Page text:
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8 tips for seniors to prevent falls

Feb 23, 2024 By Dominique Astorino

Clinical Editor: Megan Dodson, PA-C

By the year 2050, one in every six people — worldwide — will be aged 65 years or over (this is more than double the current number).

Each year 35 to 45% of adults over the age of 65 will report a fall, while 50% of adults over the age of 80 will report a fall. And 1 in 10 of those falls results in serious injury, says One Medical’s Danielle Newman, MD.

She emphasizes that “Falls are not a normal part of aging - they can be prevented!” So, don’t accept this as a part of your post-65 life. Here’s what you need to know.

Common causes of falls for seniors

Age-related changes like muscle loss, dizziness and balance issues, joint problems, and worsening vision, memory and cognition can all contribute to fall risk.

The fear of falling doesn’t help either. “That anxiety and fear of falling can lead to avoidance, isolation, deconditioning, and actually increase the risk of falling,” says One Medical Seniors Behavioral Health Training Lead Sarah Stookey, PhD. “This can even become a larger issue after experiencing a fall.”

Risks of falling for seniors

As mentioned, about 10% of falls in the over-65 age group result in a serious injury. Due to physiological, age-related changes (like bone weakening, for example), falling down is a bit riskier and more serious for older adults. Of 36 million falls in 2018, there were three million emergency department visits and 32,000 deaths, says Newman. It’s also incredibly expensive, as she points out. On average, fall treatment costs upwards of $10,000 per fall.

Fall prevention tips

“As we age, our bodies may not be as strong or as balanced as they once were, making falls more likely,” says One Medical provider, Alexander Kazberouk, MD. “However, there are several things that you can do to reduce your risk of falling.” Here are a few steps you can take to prevent falls and protect your health:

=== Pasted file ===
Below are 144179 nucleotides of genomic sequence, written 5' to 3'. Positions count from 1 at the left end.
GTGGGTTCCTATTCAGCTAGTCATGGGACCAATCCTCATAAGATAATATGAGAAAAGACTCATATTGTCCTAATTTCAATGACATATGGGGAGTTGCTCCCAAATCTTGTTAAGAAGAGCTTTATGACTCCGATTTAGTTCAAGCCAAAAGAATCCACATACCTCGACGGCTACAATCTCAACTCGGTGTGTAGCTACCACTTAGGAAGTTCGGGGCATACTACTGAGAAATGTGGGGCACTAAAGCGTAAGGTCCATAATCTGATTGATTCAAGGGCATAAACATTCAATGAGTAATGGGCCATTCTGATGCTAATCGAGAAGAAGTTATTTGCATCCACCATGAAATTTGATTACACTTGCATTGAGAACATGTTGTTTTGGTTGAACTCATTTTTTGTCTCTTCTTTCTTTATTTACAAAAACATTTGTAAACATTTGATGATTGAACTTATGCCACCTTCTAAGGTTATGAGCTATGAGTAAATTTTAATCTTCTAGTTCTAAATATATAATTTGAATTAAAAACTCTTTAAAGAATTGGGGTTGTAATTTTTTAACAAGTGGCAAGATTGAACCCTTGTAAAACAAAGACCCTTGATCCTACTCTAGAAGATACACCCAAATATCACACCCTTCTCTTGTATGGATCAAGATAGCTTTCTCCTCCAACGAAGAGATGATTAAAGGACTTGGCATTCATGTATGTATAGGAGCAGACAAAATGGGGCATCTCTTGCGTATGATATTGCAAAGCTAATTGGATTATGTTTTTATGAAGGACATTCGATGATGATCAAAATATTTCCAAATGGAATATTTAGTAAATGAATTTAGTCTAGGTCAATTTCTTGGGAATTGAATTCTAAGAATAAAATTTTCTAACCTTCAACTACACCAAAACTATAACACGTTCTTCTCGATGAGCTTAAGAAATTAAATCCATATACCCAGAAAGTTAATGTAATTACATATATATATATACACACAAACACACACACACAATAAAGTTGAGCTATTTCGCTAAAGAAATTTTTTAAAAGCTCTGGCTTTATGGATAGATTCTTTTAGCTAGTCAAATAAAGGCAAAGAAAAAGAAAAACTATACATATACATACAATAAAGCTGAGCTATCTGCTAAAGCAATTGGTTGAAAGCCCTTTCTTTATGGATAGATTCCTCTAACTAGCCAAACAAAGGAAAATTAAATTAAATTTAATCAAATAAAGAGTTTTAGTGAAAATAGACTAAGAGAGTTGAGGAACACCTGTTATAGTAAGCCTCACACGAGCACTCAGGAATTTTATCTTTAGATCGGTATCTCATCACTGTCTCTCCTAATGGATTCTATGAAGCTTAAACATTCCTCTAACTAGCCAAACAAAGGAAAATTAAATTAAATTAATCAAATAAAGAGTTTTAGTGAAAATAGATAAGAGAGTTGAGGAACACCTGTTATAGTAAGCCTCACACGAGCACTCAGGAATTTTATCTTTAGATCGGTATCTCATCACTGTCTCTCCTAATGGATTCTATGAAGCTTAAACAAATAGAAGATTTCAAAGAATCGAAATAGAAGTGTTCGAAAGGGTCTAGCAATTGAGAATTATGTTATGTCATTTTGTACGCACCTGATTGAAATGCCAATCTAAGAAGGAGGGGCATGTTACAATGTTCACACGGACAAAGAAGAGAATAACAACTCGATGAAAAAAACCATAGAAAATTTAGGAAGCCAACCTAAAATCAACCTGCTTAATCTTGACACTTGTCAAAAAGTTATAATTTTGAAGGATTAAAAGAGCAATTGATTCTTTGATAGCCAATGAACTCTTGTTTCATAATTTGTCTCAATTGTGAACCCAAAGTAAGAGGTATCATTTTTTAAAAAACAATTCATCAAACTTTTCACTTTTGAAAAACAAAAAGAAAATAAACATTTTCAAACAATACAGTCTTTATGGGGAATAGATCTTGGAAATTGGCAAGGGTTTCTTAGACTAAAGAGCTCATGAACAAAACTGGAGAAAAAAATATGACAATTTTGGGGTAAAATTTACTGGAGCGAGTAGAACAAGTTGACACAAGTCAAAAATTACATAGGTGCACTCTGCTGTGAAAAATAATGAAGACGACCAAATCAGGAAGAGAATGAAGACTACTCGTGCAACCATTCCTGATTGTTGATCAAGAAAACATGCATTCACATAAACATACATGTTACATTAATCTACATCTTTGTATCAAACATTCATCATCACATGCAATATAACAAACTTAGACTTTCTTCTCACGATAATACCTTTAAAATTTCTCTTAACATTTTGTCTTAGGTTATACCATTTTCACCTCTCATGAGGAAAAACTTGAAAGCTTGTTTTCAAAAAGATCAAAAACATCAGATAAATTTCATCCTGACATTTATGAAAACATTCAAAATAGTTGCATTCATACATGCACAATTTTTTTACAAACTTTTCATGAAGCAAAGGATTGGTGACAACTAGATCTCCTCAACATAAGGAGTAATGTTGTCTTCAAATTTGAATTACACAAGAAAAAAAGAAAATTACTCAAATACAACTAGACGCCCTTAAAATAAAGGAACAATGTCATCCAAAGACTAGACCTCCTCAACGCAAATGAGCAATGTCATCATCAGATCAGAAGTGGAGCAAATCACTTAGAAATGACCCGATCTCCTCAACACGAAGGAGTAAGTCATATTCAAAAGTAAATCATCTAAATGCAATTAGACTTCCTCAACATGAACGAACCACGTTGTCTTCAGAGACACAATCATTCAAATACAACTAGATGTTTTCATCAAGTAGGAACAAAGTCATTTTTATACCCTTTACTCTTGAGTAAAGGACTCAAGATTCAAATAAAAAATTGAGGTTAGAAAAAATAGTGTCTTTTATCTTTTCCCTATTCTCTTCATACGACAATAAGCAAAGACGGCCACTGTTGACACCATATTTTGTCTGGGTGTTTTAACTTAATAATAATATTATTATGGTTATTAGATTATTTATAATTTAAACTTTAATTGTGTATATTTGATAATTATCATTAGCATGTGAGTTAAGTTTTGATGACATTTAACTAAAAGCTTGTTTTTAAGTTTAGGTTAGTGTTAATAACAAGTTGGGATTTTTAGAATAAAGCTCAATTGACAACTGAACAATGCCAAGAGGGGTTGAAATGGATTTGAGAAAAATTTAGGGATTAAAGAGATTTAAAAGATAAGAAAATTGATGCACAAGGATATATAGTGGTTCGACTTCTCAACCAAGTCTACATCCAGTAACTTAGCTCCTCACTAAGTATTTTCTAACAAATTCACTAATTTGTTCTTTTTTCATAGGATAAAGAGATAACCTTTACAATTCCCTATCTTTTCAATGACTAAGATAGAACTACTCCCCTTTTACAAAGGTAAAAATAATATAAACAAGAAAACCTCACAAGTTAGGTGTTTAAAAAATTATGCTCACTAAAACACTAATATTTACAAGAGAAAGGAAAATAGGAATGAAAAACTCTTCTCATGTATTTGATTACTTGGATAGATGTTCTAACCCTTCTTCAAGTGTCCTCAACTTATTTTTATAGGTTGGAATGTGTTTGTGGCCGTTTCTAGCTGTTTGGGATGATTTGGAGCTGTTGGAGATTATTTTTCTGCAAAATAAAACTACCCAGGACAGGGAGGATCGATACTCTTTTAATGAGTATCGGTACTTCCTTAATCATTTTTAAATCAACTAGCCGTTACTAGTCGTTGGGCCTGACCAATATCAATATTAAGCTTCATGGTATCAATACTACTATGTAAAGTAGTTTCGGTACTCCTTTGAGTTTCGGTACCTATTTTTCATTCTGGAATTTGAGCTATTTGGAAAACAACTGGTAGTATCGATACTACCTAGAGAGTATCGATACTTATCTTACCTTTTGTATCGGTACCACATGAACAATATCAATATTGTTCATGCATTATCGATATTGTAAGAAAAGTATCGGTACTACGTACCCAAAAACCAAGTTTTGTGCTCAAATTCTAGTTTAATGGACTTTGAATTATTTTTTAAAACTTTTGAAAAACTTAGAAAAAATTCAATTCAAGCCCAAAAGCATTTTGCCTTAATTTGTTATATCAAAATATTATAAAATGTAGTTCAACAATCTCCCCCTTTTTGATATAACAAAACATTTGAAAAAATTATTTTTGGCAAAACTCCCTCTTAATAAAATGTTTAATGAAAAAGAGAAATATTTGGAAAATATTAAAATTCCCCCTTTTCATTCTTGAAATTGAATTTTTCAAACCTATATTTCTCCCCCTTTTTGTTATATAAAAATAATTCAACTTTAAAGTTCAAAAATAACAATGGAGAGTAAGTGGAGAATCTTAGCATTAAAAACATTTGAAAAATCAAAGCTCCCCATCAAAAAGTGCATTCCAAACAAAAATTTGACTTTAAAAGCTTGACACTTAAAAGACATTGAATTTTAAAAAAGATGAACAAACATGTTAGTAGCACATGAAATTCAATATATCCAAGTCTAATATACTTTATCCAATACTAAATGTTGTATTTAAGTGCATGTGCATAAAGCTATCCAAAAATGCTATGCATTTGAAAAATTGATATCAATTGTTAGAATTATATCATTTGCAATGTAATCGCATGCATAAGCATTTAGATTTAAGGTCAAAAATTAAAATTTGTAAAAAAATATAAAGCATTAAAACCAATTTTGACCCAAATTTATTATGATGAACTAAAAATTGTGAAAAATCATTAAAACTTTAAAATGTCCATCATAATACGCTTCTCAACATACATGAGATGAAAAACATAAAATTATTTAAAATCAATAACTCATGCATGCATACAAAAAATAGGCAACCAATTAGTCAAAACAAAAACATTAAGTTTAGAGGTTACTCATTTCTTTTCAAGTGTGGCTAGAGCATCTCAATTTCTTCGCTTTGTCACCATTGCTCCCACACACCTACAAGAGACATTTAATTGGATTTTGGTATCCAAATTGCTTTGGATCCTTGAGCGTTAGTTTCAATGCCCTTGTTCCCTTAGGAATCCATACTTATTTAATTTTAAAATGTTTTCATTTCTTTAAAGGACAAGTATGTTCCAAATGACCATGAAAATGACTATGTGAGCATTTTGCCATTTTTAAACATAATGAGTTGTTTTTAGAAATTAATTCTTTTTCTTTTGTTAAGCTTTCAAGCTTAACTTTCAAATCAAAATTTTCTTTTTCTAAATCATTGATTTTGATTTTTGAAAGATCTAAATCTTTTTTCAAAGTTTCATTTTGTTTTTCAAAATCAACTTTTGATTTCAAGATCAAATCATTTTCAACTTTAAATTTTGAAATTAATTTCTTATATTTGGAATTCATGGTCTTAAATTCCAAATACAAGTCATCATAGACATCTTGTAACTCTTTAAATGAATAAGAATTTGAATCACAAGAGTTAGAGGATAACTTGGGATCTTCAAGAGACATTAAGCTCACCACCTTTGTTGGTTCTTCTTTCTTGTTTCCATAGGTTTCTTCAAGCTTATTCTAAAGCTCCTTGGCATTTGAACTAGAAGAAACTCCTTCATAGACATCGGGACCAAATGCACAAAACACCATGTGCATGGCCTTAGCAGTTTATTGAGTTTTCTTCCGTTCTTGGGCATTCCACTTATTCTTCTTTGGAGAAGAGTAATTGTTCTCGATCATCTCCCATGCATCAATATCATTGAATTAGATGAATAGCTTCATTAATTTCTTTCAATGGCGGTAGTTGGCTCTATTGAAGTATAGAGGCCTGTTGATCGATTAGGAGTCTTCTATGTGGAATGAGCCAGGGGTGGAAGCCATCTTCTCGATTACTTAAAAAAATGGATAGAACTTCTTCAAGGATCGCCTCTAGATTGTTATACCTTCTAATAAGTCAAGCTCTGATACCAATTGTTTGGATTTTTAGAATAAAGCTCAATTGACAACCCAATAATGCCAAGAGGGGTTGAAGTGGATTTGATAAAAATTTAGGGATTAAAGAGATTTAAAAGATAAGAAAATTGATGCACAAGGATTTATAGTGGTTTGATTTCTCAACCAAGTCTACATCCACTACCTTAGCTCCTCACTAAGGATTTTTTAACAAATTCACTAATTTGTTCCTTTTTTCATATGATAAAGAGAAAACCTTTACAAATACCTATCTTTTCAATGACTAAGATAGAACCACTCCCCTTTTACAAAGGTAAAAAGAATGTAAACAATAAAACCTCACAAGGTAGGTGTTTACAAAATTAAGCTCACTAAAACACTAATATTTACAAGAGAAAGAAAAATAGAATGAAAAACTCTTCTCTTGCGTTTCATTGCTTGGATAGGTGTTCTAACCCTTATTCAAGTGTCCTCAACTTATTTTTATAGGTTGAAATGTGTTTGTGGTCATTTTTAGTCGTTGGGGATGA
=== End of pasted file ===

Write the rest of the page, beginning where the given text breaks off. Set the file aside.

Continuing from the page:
1. Schedule a visit with your primary care provider

Make an appointment with your primary care team to identify your personal risk factors,

assess age-related physical changes, and evaluate your gait, strength, and balance. Your primary care provider can help you identify any hazards that may be in your home environment and suggest tips to help reduce your risk.

2. Discuss your medications.

“Talk to your primary care provider about any medications or supplements that increase the risk of falling,” says Kazberouk. “These include sleep aids, pain medications, and many others.” Newman adds that changing medication comes with its own risk, too. “High risk periods are the days to weeks after starting a new medication or changing dose on existing medication,” she says.

3. Identify hazards.

Falls are often due to hazards that are easy to overlook but easy to fix,” says Kazberouk. “Take a look at this check-list from the CDC to identify and fix hazards, such as poor lighting and loose carpets.”

4. Adjust how you get up.

This one is simple but can take time to implement and make it ‘autopilot’: “Get up slowly from lying and sitting down,” says Kazerbouk. Getting up too quickly can cause dizziness and lead to falls.